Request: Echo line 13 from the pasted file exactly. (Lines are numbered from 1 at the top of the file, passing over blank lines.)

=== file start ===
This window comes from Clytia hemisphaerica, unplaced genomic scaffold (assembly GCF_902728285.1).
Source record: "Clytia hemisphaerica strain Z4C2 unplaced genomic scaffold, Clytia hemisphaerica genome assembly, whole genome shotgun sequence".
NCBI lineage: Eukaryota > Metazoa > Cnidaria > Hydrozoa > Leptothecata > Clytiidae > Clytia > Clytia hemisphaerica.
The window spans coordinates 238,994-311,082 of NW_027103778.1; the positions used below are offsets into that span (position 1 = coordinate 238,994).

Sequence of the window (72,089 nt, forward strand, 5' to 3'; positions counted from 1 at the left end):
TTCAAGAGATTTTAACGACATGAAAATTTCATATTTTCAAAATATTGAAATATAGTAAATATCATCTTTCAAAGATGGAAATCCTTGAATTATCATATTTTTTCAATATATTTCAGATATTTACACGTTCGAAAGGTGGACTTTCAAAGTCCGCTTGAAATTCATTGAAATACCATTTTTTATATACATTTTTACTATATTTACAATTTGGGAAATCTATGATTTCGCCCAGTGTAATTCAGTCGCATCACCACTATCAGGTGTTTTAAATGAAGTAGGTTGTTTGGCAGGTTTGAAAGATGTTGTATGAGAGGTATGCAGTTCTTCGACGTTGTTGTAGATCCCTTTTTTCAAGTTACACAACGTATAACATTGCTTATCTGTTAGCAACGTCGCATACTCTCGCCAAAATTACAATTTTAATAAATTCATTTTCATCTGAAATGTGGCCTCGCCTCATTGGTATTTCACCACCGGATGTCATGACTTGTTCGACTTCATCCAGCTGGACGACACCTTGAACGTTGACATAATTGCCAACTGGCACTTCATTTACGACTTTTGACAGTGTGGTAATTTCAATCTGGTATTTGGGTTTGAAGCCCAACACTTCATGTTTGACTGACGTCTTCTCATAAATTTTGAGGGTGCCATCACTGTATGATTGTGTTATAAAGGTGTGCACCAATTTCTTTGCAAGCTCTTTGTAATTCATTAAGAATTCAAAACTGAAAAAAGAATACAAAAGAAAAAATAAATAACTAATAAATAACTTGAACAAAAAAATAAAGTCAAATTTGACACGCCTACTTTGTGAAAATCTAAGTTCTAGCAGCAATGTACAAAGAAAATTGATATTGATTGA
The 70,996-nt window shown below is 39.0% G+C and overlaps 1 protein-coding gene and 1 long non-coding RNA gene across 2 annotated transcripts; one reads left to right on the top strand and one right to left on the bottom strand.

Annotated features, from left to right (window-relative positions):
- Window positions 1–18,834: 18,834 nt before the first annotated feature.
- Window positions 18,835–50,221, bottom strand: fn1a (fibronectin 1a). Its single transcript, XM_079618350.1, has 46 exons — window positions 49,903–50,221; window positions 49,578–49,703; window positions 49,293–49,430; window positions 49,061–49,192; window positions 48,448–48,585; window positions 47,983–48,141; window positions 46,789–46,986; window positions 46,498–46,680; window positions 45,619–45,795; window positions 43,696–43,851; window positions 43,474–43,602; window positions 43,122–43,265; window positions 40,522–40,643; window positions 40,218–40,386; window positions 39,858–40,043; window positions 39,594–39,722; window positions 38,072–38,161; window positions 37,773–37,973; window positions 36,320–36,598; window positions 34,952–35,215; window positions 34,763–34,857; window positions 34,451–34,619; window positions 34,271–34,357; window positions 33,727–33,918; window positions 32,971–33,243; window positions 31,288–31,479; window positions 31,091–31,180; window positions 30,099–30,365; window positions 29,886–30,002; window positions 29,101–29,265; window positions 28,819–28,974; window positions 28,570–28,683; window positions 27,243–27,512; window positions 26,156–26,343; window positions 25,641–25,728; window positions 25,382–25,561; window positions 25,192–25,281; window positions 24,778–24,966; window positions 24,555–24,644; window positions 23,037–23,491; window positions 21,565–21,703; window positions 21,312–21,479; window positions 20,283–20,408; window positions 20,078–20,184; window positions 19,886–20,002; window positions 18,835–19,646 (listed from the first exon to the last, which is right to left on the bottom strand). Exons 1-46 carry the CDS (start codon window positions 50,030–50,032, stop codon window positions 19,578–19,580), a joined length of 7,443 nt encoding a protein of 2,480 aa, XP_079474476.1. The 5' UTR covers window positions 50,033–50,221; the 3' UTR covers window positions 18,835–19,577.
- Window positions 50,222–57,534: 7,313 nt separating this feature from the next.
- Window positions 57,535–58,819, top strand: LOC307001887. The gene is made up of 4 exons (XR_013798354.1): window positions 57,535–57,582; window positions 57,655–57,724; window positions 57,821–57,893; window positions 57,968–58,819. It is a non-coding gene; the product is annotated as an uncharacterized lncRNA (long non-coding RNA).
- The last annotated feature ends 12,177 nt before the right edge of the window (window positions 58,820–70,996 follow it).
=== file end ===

- The last annotated feature ends 12,177 nt before the right edge of the window (window positions 58,820–70,996 follow it).